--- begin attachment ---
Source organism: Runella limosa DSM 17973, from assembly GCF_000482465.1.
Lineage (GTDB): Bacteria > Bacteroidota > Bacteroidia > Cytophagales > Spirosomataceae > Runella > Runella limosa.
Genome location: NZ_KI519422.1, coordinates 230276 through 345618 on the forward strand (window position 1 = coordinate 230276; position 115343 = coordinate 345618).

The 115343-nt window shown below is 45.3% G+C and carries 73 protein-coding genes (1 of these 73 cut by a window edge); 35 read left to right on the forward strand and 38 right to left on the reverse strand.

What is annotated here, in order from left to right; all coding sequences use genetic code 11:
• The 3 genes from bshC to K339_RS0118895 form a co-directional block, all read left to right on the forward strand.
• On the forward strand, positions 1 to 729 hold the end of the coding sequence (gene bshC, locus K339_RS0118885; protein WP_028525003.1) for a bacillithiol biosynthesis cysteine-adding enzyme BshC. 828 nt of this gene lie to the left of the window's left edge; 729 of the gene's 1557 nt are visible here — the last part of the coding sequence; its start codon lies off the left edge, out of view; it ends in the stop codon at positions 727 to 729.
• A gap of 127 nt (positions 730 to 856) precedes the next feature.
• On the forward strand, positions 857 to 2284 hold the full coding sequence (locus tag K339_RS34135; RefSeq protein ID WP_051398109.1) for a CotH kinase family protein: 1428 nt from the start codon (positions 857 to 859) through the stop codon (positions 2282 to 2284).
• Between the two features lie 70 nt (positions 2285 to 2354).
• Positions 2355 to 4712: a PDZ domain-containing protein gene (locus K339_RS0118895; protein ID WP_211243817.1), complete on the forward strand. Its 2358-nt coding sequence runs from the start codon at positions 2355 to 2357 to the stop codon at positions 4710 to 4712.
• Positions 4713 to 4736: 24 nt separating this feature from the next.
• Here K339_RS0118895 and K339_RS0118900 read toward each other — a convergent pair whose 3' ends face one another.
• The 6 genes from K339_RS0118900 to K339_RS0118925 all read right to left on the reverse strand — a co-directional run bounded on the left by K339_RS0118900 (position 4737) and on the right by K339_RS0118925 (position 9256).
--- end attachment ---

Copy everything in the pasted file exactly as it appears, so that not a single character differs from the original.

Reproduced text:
Source organism: Runella limosa DSM 17973, from assembly GCF_000482465.1.
Lineage (GTDB): Bacteria > Bacteroidota > Bacteroidia > Cytophagales > Spirosomataceae > Runella > Runella limosa.
Genome location: NZ_KI519422.1, coordinates 230276 through 345618 on the forward strand (window position 1 = coordinate 230276; position 115343 = coordinate 345618).

The 115343-nt window shown below is 45.3% G+C and carries 73 protein-coding genes (1 of these 73 cut by a window edge); 35 read left to right on the forward strand and 38 right to left on the reverse strand.

What is annotated here, in order from left to right; all coding sequences use genetic code 11:
• The 3 genes from bshC to K339_RS0118895 form a co-directional block, all read left to right on the forward strand.
• On the forward strand, positions 1 to 729 hold the end of the coding sequence (gene bshC, locus K339_RS0118885; protein WP_028525003.1) for a bacillithiol biosynthesis cysteine-adding enzyme BshC. 828 nt of this gene lie to the left of the window's left edge; 729 of the gene's 1557 nt are visible here — the last part of the coding sequence; its start codon lies off the left edge, out of view; it ends in the stop codon at positions 727 to 729.
• A gap of 127 nt (positions 730 to 856) precedes the next feature.
• On the forward strand, positions 857 to 2284 hold the full coding sequence (locus tag K339_RS34135; RefSeq protein ID WP_051398109.1) for a CotH kinase family protein: 1428 nt from the start codon (positions 857 to 859) through the stop codon (positions 2282 to 2284).
• Between the two features lie 70 nt (positions 2285 to 2354).
• Positions 2355 to 4712: a PDZ domain-containing protein gene (locus K339_RS0118895; protein ID WP_211243817.1), complete on the forward strand. Its 2358-nt coding sequence runs from the start codon at positions 2355 to 2357 to the stop codon at positions 4710 to 4712.
• Positions 4713 to 4736: 24 nt separating this feature from the next.
• Here K339_RS0118895 and K339_RS0118900 read toward each other — a convergent pair whose 3' ends face one another.
• The 6 genes from K339_RS0118900 to K339_RS0118925 all read right to left on the reverse strand — a co-directional run bounded on the left by K339_RS0118900 (position 4737) and on the right by K339_RS0118925 (position 9256).